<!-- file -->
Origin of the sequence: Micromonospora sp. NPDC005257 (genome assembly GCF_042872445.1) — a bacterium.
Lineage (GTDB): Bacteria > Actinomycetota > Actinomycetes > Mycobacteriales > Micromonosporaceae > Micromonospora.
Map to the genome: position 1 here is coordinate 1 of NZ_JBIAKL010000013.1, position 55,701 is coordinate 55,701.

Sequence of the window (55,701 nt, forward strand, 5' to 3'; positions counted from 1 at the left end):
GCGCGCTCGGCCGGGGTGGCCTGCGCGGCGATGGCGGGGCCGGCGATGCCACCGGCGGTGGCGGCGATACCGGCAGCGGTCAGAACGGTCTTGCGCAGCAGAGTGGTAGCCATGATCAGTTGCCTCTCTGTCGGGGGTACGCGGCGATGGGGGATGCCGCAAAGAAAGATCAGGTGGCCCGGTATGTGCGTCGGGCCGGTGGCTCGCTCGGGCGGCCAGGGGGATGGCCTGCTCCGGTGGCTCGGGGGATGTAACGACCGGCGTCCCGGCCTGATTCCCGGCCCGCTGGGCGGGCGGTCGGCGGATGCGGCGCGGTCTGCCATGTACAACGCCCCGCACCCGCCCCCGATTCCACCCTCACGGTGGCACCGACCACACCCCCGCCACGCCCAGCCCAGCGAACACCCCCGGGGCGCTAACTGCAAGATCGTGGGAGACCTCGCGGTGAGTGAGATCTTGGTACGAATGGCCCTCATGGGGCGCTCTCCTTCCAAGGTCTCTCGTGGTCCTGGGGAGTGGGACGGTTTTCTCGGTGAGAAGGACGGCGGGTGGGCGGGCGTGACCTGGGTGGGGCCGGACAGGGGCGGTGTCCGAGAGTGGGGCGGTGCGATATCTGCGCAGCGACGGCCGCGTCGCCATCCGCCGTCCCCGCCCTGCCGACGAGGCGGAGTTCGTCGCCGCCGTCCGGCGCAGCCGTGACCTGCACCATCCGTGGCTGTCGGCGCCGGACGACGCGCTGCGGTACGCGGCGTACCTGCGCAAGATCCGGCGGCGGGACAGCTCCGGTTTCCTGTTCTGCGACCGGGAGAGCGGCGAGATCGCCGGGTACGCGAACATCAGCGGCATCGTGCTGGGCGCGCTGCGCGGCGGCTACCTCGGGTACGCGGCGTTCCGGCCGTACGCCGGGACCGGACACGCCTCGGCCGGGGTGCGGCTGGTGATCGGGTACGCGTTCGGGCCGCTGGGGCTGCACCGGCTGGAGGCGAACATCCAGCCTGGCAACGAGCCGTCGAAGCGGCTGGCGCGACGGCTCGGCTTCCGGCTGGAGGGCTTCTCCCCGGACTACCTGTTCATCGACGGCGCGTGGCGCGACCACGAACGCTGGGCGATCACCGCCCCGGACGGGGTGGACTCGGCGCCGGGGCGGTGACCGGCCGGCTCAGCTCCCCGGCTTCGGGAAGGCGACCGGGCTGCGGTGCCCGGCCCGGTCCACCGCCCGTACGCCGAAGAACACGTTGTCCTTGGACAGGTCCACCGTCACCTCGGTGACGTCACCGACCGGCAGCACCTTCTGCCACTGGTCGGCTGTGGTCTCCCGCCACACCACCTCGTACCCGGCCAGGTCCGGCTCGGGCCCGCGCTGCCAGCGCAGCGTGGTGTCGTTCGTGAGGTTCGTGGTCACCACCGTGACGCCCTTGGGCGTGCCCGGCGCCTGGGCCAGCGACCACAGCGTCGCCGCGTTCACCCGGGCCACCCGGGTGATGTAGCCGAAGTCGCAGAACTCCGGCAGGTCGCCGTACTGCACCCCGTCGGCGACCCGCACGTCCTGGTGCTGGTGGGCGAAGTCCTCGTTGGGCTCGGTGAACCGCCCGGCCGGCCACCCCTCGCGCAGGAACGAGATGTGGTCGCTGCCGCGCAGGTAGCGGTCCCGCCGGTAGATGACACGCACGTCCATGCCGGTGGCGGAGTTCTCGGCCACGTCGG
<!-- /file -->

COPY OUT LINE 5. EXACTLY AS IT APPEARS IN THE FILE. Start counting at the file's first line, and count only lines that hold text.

GCGCGCTCGGCCGGGGTGGCCTGCGCGGCGATGGCGGGGCCGGCGATGCCACCGGCGGTGGCGGCGATACCGGCAGCGGTCAGAACGGTCTTGCGCAGCAGAGTGGTAGCCATGATCAGTTGCCTCTCTGTCGGGGGTACGCGGCGATGGGGGATGCCGCAAAGAAAGATCAGGTGGCCCGGTATGTGCGTCGGGCCGGTGGCTCGCTCGGGCGGCCAGGGGGATGGCCTGCTCCGGTGGCTCGGGGGATGTAACGACCGGCGTCCCGGCCTGATTCCCGGCCCGCTGGGCGGGCGGTCGGCGGATGCGGCGCGGTCTGCCATGTACAACGCCCCGCACCCGCCCCCGATTCCACCCTCACGGTGGCACCGACCACACCCCCGCCACGCCCAGCCCAGCGAACACCCCCGGGGCGCTAACTGCAAGATCGTGGGAGACCTCGCGGTGAGTGAGATCTTGGTACGAATGGCCCTCATGGGGCGCTCTCCTTCCAAGGTCTCTCGTGGTCCTGGGGAGTGGGACGGTTTTCTCGGTGAGAAGGACGGCGGGTGGGCGGGCGTGACCTGGGTGGGGCCGGACAGGGGCGGTGTCCGAGAGTGGGGCGGTGCGATATCTGCGCAGCGACGGCCGCGTCGCCATCCGCCGTCCCCGCCCTGCCGACGAGGCGGAGTTCGTCGCCGCCGTCCGGCGCAGCCGTGACCTGCACCATCCGTGGCTGTCGGCGCCGGACGACGCGCTGCGGTACGCGGCGTACCTGCGCAAGATCCGGCGGCGGGACAGCTCCGGTTTCCTGTTCTGCGACCGGGAGAGCGGCGAGATCGCCGGGTACGCGAACATCAGCGGCATCGTGCTGGGCGCGCTGCGCGGCGGCTACCTCGGGTACGCGGCGTTCCGGCCGTACGCCGGGACCGGACACGCCTCGGCCGGGGTGCGGCTGGTGATCGGGTACGCGTTCGGGCCGCTGGGGCTGCACCGGCTGGAGGCGAACATCCAGCCTGGCAACGAGCCGTCGAAGCGGCTGGCGCGACGGCTCGGCTTCCGGCTGGAGGGCTTCTCCCCGGACTACCTGTTCATCGACGGCGCGTGGCGCGACCACGAACGCTGGGCGATCACCGCCCCGGACGGGGTGGACTCGGCGCCGGGGCGGTGACCGGCCGGCTCAGCTCCCCGGCTTCGGGAAGGCGACCGGGCTGCGGTGCCCGGCCCGGTCCACCGCCCGTACGCCGAAGAACACGTTGTCCTTGGACAGGTCCACCGTCACCTCGGTGACGTCACCGACCGGCAGCACCTTCTGCCACTGGTCGGCTGTGGTCTCCCGCCACACCACCTCGTACCCGGCCAGGTCCGGCTCGGGCCCGCGCTGCCAGCGCAGCGTGGTGTCGTTCGTGAGGTTCGTGGTCACCACCGTGACGCCCTTGGGCGTGCCCGGCGCCTGGGCCAGCGACCACAGCGTCGCCGCGTTCACCCGGGCCACCCGGGTGATGTAGCCGAAGTCGCAGAACTCCGGCAGGTCGCCGTACTGCACCCCGTCGGCGACCCGCACGTCCTGGTGCTGGTGGGCGAAGTCCTCGTTGGGCTCGGTGAACCGCCCGGCCGGCCACCCCTCGCGCAGGAACGAGATGTGGTCGCTGCCGCGCAGGTAGCGGTCCCGCCGGTAGATGACACGCACGTCCATGCCGGTGGCGGAGTTCTCGGCCACGTCGG